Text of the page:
Choosing an audition song from the new generation of musical theatre writers is bound to get you noticed for all of the right reasons.
It is very likely that the panel has not heard the song many times before.
It also shows them that you are interested in what is happening in the world of musical theatre.
It is unlikely you will be compared to another performer’s version of the song because these are new songs for everyone’s ears.
It will get you remembered if you introduce them to something they have never heard before.
As with all audition songs, it is massively important that you research the show the song has come from. You want to show that you understand the character and the acting of the story behind the song. If the song is a ‘stand alone song’ as some of them are in this collection then please write your own back story – keep it plausible but use this as an opportunity to add some meat to the bones of the song and make it a fully rounded and acted performance.
The terrific resource New Musical Theatre asked a number of it’s writers to choose one of their own songs and one from another new musical theatre writer which would be suitable for an actor to sing at an audition – and to tell them why.
Here are their choices along with some of our own:
Audition Songs from The New Generation of Musical Theatre
We would love to know what your favourite audition song from a new musical is, let us know via Twitter @actorhub.
Click on title to view the video
Click on image to buy from Amazon
Click on title to view the video
Click on image to buy from Amazon
Maria and Me is taken from Will Van Dyke’s album Chasing The Day. An album which features songs that were written on the road. Aboard planes. Across time zones. Between sets. In hotel lobbies. At 24 hour coffee shops. Miles apart. When the thought of home is your only companion. A collection of songs about the places life takes us and the people who bring us back.Here is why Will Van Dyke chose this song as his audition song recommendation:I’m always a huge fan of auditioning with music that fun and catchy enough that beyond your time in the room, it leaves the person behind the table humming. Sometimes a great tune is just as important as a great performance.“Marie and Me wanna get together
Just like before this world tore us apart
Marie and Me, can we make it happen?
Lets take a ride make a start”
I just love this song and it really is one of those perfect audition songs for a character actor.The song was written for a specific project which Drew did not get but he loves the song and so put it out as a stand alone song. The song is a celebration of any young person who is cast aside for their love of something which isn’t considered very ‘now’, the character singing this song’s passion is magic.Here is what the composer Drew Gasparini has to say about this songEven when people look at you differently for what you do or believe in, there’s always that fire inside you that says ‘keep going.’ The word loser is subjective, and that’s what makes this character a heroLovable nobodies are a tried and true method of character writing and acting. I think this song allows for vastness and smallness. It’s a toe tapper too…. shit… at least I hope it is. My mom thinks it’s good… so there’s thatThe links here are for Gasparini’s cd but you can buy the sheet music for this song here
This song comes from the musical The Unauthorized Autobiography of Samantha Brown written by the hugely talented team of Kait Kerrigan and Brian Lowdermilk.The show is set at dawn on the day that Samantha Brown is supposed to leave for college, she is sitting in her car but can’t turn the keys. She is filled with doubts and the show is told through a series of flashbacks from her senior year as Sam comes to terms with her parents expectations, her first love and a lost friendship.This love song is sung by Sam’s boyfriend Adam as he tries to get her to run away with him!Here is what Kait Kerrigan had to say about using this for an audition:Our friend Josh Young told us the reason he likes to use it in an audition is because as an actor, you’re asking for something from your audience. It’s easier to get the audience on your side than it is with a stationary ballad.“Let me be your ride out of town.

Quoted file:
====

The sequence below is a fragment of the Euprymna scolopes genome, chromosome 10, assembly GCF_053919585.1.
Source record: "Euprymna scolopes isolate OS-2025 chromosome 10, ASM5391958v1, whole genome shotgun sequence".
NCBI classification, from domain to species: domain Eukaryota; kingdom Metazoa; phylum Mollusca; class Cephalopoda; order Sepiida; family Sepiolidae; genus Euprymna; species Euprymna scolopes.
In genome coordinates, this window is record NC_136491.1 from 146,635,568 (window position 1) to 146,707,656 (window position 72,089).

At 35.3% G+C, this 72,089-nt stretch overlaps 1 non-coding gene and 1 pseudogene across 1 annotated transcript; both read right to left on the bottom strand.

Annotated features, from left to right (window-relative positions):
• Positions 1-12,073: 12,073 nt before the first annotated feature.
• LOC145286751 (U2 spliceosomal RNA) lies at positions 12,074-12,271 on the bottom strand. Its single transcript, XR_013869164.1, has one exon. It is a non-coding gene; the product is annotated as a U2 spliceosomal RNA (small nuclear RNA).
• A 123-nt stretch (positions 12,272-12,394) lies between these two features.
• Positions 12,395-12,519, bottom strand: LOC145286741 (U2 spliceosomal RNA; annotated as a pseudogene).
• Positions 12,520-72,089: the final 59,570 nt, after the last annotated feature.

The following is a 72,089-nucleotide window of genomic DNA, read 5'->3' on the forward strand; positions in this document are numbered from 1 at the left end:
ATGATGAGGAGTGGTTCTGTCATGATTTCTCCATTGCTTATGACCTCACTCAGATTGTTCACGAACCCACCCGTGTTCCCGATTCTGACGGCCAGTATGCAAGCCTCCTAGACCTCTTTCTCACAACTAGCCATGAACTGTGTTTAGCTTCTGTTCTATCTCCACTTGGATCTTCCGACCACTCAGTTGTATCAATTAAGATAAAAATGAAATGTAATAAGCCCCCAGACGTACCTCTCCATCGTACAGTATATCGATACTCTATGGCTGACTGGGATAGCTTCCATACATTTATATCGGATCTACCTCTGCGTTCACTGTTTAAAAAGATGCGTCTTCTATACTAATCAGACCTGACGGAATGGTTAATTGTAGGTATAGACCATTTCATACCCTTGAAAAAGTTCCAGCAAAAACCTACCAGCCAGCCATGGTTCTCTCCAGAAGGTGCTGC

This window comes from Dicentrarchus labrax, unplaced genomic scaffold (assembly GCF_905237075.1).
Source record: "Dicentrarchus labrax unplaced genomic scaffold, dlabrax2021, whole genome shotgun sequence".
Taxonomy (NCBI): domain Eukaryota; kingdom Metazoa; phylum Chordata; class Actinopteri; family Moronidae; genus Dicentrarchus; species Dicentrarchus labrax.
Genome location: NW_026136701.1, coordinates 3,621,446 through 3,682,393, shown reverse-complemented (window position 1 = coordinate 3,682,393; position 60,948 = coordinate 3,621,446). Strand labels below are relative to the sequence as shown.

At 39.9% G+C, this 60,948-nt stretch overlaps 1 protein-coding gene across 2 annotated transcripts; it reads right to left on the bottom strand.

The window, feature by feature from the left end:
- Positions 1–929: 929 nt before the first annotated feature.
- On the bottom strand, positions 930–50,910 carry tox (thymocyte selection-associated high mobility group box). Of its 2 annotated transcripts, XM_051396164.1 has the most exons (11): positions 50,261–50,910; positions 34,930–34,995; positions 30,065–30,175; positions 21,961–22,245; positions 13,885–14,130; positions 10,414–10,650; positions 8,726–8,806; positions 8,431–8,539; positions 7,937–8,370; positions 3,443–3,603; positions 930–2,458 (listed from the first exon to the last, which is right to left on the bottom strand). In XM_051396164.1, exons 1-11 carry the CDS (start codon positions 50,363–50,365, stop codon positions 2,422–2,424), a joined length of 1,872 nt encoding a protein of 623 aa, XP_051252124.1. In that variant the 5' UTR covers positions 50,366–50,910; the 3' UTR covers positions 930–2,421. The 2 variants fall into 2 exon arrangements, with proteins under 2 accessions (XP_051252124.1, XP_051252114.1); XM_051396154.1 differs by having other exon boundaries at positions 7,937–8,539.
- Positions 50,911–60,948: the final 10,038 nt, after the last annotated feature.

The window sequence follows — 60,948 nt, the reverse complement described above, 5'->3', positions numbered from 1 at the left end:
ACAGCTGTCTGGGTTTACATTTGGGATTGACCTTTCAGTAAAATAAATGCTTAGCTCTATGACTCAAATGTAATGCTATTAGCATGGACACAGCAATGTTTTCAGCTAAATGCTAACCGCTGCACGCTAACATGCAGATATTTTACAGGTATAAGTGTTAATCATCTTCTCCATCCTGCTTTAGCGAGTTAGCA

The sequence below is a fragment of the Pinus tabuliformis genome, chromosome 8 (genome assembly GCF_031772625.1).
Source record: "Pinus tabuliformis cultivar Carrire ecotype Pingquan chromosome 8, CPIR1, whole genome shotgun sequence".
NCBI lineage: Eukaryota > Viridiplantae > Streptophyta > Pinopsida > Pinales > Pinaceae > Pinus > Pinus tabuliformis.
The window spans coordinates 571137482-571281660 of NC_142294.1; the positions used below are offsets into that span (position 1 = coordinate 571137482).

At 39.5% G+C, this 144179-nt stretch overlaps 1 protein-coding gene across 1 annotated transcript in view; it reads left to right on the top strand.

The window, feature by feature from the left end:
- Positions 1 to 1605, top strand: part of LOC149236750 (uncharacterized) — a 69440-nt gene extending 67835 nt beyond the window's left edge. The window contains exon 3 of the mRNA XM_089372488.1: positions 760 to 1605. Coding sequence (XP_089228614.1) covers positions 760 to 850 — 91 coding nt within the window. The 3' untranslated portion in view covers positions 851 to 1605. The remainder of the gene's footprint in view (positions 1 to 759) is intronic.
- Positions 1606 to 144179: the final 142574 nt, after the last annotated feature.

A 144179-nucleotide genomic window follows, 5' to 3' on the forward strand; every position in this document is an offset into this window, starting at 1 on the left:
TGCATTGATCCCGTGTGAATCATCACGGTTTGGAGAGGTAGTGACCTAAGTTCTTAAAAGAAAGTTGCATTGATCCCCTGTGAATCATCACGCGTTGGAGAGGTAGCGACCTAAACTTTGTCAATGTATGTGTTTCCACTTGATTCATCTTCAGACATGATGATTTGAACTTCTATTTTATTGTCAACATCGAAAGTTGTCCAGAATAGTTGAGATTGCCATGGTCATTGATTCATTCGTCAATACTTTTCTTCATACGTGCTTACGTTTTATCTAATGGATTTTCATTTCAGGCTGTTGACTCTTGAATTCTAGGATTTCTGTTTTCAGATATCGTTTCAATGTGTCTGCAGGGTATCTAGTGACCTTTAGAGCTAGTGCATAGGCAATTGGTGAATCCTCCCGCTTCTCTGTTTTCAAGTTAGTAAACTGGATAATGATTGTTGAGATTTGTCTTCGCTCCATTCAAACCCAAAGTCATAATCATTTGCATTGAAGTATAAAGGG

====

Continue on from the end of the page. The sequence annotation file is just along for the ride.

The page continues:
Let me be the place that you hide.
We can make our lives on the go.
Run away with me.”
Joe Iconis is one of my favourite of today’s young musical theatre writers and Lisa is a wonderful example of his fantastic songs – full of character and storytelling.The song is taken from the show The Black Suits: A rock musical about a high school garage band on suburban Long Island trying to win The St. Anne’s Battle of the Bands. The story of two teens and their struggle to learn how to be real friends as the inevitability of adulthood threatens to pull them apart. A musical about dreams, blood, Pop Tarts, records, drug runs, blue hair, the St. Anne’s Battle of the Bands, and the undying transformative coolness of rock and roll music.Here is why fellow musical theatre composer Rob Rokicki thinks this song makes a good audition song:I think “Lisa” by Joe Iconis works well for an audition song because of its versatility – I’ve heard it sung by both a guy and a girl. It is very dramatically effective with a beautiful hook and shows off a strong singer. It’s easy to make a great cut out of as well and has a dynamic bridge.
I just love Joe Iconis and his story songs. Most of them would make amazing audition songs and ‘Jeff’ is a great song for any bold actor who is prepared to make a brave choice at a casting.Here is what fellow new musical theatre composer Nick Blaemire has to say about this terrific song:I love Joe’s stuff because it’s so unexpected. This song takes a turn you never see coming, and it may not be appropriate for the stuffier showcases/auditions, but intelligent audiences with a sense of humor will appreciate both the great situation the character is in, and the opportunities it gives the actor who’s playing him.The links here are for Joe Iconis’ brilliant CD but you can buy the sheet music for this song here
Lysistrata Jones is a musical comedy adaptation of Aristophanes’ comedy Lysistrata by Douglas Carter Beane and Lewis Flinn. The show tells the tale of the men on a losing college basketball team whose cheerleader girlfriends refuse to have sex with them until they win a game!When She Smiles is sung by Mick towards the end of the show – the leading guy, a real jock – who is thinking of seducing the slightly nerdy poetry loving Robin as a move to win the war against the girls but things don’t go according to plan as she treats him with respect and challenges him to be a better person and awakens something new in him.Songwriter Kait Kerrigan chose this as one of her top audition picks and has this to sayI heard a girl sing this song in a master class and it felt fresh and young and it surprised and delighted me. Surely, not everyone can pull that off but I love gender-bending in an audition. It shows your confidence. It makes me sit up and pay attention.“Cause when she speaks